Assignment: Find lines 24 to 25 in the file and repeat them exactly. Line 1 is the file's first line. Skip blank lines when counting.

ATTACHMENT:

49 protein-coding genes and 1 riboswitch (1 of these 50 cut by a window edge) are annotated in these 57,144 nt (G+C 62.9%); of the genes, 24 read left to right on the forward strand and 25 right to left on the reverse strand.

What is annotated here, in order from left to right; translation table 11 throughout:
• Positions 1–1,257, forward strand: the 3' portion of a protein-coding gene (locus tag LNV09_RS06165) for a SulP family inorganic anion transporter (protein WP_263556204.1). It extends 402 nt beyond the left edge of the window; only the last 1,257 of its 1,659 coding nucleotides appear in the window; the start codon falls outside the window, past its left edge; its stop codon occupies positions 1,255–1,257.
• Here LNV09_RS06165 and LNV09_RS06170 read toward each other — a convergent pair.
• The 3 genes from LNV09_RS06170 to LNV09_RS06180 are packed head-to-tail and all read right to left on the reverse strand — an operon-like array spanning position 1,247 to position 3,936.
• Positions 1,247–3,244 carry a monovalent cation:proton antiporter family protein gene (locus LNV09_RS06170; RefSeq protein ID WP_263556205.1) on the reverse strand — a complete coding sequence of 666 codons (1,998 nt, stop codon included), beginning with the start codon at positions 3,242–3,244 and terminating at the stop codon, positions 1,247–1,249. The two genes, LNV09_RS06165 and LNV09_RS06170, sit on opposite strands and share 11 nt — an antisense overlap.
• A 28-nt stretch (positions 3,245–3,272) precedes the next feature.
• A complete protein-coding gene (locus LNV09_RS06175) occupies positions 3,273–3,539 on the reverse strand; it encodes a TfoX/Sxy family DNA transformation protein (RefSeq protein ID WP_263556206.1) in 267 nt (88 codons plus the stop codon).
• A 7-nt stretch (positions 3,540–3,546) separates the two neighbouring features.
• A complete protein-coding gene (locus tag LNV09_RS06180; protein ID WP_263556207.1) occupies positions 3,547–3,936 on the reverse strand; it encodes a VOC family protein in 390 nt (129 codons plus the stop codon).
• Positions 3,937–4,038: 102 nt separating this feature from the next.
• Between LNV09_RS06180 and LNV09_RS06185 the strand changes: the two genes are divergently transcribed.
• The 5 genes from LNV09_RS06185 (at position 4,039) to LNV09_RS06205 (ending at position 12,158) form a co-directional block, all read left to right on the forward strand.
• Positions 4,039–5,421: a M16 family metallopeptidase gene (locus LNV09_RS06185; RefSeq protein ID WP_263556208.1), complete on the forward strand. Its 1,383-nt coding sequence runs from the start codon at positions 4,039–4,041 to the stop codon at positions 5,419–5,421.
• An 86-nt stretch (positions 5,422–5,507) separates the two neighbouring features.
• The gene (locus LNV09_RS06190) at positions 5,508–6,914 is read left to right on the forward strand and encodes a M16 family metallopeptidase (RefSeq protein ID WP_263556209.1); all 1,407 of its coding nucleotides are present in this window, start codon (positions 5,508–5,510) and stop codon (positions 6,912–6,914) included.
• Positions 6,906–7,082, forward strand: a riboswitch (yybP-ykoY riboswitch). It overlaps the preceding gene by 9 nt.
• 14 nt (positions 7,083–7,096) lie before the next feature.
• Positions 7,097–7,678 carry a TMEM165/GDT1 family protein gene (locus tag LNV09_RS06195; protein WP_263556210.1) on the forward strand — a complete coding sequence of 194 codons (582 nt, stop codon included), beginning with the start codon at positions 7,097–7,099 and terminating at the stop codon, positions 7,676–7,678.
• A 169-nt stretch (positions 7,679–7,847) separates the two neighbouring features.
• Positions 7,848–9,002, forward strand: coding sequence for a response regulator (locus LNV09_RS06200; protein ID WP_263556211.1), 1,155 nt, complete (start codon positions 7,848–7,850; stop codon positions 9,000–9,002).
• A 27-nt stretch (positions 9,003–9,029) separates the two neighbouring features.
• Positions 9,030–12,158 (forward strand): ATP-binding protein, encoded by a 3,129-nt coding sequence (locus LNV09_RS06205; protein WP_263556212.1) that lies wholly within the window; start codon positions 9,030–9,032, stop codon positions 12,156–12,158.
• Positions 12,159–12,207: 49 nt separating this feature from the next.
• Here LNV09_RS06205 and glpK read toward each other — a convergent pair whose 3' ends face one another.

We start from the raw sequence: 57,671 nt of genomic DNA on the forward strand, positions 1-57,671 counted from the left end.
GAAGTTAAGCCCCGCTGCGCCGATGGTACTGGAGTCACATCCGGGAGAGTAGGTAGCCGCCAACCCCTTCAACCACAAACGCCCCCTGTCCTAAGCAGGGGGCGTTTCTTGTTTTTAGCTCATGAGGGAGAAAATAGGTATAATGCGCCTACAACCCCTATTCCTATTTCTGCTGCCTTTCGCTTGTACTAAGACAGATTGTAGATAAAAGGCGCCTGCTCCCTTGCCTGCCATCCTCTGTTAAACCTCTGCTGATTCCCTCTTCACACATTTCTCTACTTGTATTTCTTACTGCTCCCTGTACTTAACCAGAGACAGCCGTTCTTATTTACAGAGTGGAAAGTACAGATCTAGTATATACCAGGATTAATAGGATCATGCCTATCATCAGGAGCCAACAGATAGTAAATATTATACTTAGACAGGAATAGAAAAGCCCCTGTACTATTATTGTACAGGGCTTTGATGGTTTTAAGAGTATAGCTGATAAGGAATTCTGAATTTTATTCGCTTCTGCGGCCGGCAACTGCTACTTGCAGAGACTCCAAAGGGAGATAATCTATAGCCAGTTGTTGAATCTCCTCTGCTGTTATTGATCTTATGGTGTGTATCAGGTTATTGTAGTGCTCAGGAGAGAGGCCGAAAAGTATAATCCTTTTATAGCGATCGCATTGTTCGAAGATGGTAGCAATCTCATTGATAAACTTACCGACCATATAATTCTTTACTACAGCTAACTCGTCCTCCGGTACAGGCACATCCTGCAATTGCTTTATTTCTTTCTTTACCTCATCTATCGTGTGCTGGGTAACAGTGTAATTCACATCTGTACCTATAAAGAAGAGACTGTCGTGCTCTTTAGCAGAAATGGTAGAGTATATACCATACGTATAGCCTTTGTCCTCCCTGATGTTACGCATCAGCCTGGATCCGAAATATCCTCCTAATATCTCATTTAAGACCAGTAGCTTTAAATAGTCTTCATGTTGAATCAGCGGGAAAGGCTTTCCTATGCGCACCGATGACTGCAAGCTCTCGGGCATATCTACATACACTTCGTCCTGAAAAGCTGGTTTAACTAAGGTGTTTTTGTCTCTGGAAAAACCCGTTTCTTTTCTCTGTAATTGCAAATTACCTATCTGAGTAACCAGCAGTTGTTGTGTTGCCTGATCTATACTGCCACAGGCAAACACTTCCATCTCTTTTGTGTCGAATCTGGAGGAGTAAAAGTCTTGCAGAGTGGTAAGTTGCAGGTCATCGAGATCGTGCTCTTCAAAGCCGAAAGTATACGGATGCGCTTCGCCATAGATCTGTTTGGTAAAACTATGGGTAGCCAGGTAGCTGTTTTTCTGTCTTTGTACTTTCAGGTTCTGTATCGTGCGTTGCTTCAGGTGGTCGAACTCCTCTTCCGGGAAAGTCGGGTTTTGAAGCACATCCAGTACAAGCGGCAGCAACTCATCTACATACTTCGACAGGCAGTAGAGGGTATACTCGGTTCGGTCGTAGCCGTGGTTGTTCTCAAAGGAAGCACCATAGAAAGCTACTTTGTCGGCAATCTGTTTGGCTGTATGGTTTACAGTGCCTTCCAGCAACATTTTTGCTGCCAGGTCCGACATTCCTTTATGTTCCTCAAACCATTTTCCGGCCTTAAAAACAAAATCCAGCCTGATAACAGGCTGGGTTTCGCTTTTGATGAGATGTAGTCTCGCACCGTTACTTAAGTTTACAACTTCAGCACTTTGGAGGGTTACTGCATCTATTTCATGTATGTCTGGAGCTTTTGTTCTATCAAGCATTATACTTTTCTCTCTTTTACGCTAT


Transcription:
• Positions 12,159–12,207: 49 nt separating this feature from the next.
• Here LNV09_RS06205 and glpK read toward each other — a convergent pair whose 3' ends face one another.